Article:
|Peter Frederick Strawson|
Peter Frederick Strawson, the British philosopher, was educated at Christ’s College, Finchley, and St. John’s College, Oxford. He holds the BA and MA degrees and is a fellow of University College, Oxford.
Language and Logic
Strawson is a leading member of the circle of philosophers whose work is sometimes described as “ordinary language philosophy” or as “Oxford philosophy.” Of his early work, the most influential and most controversial is the famous article “On Referring” (Mind, 1950), a criticism of the philosophical aspects of Bertrand Russell’s theory of definite descriptions.
According to Russell’s theory any sentence of the form “The f is g”—for example, “The king of France is bald”—is properly analyzed as follows (in terms of our example): “There is a king of France. There is not more than one king of France. There is nothing which is king of France and which is not bald.”
|Language and Logic|
Strawson argues that this analysis confuses referring to an entity with asserting the existence of that entity. In referring to an entity, a speaker presupposes that the entity exists, but he does not assert that it exists, nor does what he asserts entail that it exists.
Presupposition is to be distinguished from entailment. In asserting something of the form “The f is g,” a speaker refers or purports to refer to an entity with the subject noun phrase, and to do so involves presupposing that there is such an entity, but this is quite different from asserting that there is such an entity.
According to Strawson this confusion between referring and asserting is based on an antecedent confusion between a sentence and the statement made in a particular use of that sentence. Russell erroneously supposes that every sentence must be either true, false, or meaningless.
|referring and asserting|
But, Strawson argues, sentences can be meaningful or meaningless and yet cannot strictly be characterized as true or false. Statements, which are made using sentences, but which are distinct from sentences, are, or can be, either true or false.
The sentence “The king of France is bald” is indeed meaningful, but a statement made at the present time using that sentence does not succeed in being either true or false because, as there is presently no king of France, the purported reference to a king of France fails.
According to Russell the sentence is meaningful and false. According to Strawson the sentence is meaningful, but the corresponding statement is neither true nor false because one of its presuppositions—namely, that there is a king of France—is false.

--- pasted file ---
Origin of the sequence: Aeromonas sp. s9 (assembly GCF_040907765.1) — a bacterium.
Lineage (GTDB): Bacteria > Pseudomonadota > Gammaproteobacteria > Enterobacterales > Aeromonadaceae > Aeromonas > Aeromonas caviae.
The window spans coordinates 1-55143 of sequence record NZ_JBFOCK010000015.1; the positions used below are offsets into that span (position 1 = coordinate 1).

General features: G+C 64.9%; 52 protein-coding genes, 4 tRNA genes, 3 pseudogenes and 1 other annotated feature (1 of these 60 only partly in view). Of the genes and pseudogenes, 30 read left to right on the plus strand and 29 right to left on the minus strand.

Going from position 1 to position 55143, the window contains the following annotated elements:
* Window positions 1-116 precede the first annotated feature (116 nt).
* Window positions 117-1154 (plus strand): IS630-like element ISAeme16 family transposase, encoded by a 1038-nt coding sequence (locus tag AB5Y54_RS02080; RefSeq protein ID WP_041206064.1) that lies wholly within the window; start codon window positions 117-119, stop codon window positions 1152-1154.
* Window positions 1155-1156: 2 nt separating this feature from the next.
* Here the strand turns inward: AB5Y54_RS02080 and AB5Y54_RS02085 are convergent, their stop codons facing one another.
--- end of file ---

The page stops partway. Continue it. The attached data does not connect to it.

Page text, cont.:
In another well-known article of this early period, “Truth” (Analysis, 1949), Strawson criticizes the semantic theory of truth and proposes an alternative analysis to the effect that “true” does not describe any semantic properties or, indeed, any other properties at all, because its use is not to describe; rather, we use the word true to express agreement, to endorse, concede, grant, or otherwise accede to what has been or might be said.
Strawson explicitly draws an analogy between the use of the word true and J. L. Austin’s notion of performatives. Like performatives, true does not describe anything; rather, if we examine its use in ordinary language, we see that it is used to perform altogether different sorts of acts.
|sorts of acts|
This article gave rise to a controversy with Austin, a defender of the correspondence theory. The gist of Strawson’s argument against the correspondence theory is that the attempt to explicate truth in terms of correspondence between statements on the one hand and facts, states of affairs, and situations on the other must necessarily fail because such notions as “fact” already have the “word–world relationship” built into them. Facts are not something which statements name or refer to; rather, “facts are what statements (when true) state.”
Thus, for example, the question whether it is true that all John’s children are asleep does not even arise if John has no children. Once it is seen that statements of the form “All f’s are g” have existential presuppositions, it is possible to give a consistent interpretation of the traditional Aristotelian system.
The failure to understand this and the misconception regarding the relation of the predicate calculus to ordinary language are in large part due to the same mistakes that underlie the theory of descriptions: the failure to see the distinction between sentence and statement; the “bogus trichotomy” of true, false, or meaningless; and the failure to see the distinction between presupposition and entailment.
The final chapter of the book contains a discussion of probability and induction in which Strawson argues that attempts to justify induction are necessarily misconceived, since there are no higher standards to which one can appeal in assessing inductive standards. The question whether inductive standards are justified is as senseless as the question whether a legal system is legal.
Just as a legal system provides the standards of legality, so do inductive criteria provide standards of justification.Underlying this point is the fact that inductive standards form part of our concept of rationality. It is, he says, a necessary truth that the only ways of forming rational opinions concerning what happened or will happen in given circumstances are inductive.